Is Mo’ Salah’s improbable brilliance a rupture in the European-elite-club-football-spacetime-continuum?
Across sports, genres and eras, there is something that snakes its tendrils around the psychology of obsession and unites fans across the world – time. Or, to be more precise, the amount of time and space (physical and/or emotional) that the object of adoration takes up in one’s life – whether it be the teenage goth with the black nail paint or the suburban mom jamming out to Bruno Mars, the tattooed shirtless ultra on the Curva Sud at the San Siro or the father taking his young child out to their first East Bengal match at the Salt Lake Stadium in Kolkata, strip away the outer layers and they’re united by the joy they feel – and they’ve all caught the bug.
And let’s be clear, football fandom is very much an infectious disease, involuntarily absorbed, passed on amongst family and friends, and, more often than not, quite uncomfortable. As Nick Hornby wrote in Fever Pitch, the seminal book on football obsession, “I fell in love with football as I was later to fall in love with women: suddenly, inexplicably, uncritically, giving no thought to the pain or disruption it would bring with it.”
And just like romantic love, we persist with football, despite the existential anxiety of bad dates, despite the spirit-crushing tedium of a Sunderland-Stoke City 0-0 draw, or the heartbreaks and the crying yourself to sleep (after a breakup or a Champions League quarterfinal exit), only to wake up the next morning and go again, believing beyond all reasonable hope that this year, this year, it’s gonna be our year, where we’ll meet the One or finally win another league title. Why do we do it? For two reasons, mainly:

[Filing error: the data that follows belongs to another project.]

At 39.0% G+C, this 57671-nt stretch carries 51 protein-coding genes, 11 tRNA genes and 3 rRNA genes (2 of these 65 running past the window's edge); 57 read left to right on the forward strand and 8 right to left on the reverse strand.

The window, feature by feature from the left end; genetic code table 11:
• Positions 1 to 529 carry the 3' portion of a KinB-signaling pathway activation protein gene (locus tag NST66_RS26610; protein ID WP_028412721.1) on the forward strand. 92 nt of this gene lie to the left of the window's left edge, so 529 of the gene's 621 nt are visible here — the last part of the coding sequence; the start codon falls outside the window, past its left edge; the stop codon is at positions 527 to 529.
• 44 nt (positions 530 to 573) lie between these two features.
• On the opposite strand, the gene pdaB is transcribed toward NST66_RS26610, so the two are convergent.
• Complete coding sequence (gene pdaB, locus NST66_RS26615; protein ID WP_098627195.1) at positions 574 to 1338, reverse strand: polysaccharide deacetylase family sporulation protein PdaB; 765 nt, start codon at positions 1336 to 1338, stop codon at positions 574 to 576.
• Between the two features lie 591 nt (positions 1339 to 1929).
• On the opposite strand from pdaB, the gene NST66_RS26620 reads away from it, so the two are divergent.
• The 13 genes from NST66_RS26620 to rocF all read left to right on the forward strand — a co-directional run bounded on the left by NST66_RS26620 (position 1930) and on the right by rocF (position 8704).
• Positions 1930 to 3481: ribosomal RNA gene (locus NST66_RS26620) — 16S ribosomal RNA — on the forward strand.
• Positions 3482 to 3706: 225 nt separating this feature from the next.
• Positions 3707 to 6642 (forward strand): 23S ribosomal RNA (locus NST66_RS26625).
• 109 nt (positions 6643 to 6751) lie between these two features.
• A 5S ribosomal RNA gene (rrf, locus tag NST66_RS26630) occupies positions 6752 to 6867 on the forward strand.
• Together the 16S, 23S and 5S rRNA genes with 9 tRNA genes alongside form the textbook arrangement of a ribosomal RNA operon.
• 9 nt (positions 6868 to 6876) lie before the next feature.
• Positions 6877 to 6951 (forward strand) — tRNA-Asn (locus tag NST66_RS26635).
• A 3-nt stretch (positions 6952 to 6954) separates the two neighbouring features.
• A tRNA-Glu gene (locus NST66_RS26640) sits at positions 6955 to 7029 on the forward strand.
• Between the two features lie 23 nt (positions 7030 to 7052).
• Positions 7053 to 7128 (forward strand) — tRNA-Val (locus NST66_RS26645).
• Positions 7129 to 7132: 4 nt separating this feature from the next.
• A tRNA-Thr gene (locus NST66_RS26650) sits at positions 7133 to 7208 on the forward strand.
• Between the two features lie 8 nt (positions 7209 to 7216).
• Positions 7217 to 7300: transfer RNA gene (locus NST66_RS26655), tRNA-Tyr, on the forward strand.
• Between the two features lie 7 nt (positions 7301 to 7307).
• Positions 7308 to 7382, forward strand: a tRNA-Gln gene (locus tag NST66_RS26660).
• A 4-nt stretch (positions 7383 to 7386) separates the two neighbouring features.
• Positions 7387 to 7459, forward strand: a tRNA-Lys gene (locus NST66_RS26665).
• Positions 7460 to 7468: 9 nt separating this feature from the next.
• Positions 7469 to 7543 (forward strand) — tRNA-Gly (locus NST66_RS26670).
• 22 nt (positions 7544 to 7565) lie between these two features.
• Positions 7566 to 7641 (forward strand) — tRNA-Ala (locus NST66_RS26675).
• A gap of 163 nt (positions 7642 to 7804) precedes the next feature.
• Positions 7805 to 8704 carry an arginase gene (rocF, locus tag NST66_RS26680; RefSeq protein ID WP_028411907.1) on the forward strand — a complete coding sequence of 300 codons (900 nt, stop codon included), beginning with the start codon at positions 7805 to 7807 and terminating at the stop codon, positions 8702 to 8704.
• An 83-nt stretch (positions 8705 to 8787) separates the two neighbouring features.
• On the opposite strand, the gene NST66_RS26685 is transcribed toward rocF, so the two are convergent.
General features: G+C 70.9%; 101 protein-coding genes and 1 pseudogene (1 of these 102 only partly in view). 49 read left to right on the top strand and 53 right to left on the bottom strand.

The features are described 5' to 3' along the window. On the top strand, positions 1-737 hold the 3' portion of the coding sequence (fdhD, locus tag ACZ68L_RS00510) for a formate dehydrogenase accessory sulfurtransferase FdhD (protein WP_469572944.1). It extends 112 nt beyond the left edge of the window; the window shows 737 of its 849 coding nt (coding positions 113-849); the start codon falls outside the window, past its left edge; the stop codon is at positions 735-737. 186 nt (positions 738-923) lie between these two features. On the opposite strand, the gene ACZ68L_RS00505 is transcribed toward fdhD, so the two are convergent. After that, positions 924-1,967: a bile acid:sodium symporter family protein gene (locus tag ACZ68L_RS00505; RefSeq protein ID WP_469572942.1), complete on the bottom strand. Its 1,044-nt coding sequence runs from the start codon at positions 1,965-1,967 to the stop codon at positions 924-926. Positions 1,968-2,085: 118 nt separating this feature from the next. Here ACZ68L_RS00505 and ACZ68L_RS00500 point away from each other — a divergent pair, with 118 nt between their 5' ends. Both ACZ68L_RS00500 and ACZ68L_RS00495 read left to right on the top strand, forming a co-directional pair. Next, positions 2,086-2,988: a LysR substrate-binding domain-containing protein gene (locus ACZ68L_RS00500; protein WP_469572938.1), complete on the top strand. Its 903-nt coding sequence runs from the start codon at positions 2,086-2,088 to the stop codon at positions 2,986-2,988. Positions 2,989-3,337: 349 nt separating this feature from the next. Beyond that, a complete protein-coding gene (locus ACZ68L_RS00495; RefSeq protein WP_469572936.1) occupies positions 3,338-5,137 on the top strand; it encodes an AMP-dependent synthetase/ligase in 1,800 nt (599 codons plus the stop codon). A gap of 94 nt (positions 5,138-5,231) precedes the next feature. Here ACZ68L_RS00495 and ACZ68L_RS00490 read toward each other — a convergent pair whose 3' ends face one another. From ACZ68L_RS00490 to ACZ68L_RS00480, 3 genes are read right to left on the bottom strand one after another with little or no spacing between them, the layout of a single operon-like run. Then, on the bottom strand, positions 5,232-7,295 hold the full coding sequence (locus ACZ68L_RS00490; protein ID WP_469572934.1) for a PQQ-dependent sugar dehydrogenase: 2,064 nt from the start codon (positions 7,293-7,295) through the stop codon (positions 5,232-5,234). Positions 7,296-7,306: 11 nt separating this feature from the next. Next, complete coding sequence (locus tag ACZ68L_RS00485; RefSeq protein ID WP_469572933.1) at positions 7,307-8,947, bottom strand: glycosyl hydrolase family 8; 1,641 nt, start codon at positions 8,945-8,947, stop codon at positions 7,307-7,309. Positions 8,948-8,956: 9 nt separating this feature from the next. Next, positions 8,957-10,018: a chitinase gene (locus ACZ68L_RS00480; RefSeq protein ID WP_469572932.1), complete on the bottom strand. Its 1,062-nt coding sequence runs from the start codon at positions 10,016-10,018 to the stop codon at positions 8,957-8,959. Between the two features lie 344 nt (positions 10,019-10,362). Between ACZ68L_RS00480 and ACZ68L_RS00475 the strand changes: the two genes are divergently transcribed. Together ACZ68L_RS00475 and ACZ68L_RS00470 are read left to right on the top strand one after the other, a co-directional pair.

1) When it’s good, it’s really, really, really good. It’s Zlatan Ibrahimovic 40-yard overhead kick goal vs England good. It’s Bergkamp’s 1998 World Cup goal vs Argentina good. It’s Messi good. And it reminds you of all that is pure and unspoilt and worth fighting for.
2) The pleasures of discovery. For the same reason that music geeks will listen to hours of atrocious EPs and terrible mixtapes in search of that one really great band that flew under the radar, football fans will travel to away third-round cup matches against lower league minnows to watch their club’s newest academy products or scour through Youtube for highlights of talented young players – to be truly and pleasantly surprised by the flowering of talent.
Which brings us to Mohammad Salah.
Of the hundreds of articles written about Liverpool’s Egyptian king since last season, referencing his chances for the Ballon d’Or, his unfortunate injury in the Champions League final or his iconic status in his home country (where he was the surprise runner-up to Abdel Fattah al-Sisi in the Egyptian Presidential elections with one million votes, despite never having ran at all), what is often forgotten is the sheer improbability of what is happening here. How has the rich man’s Theo Walcott suddenly become, in less than a year, the most lethal and well-rounded creative attacking player in the world, bar Lionel Messi? And more importantly, how did just about everyone associated with global football miss this?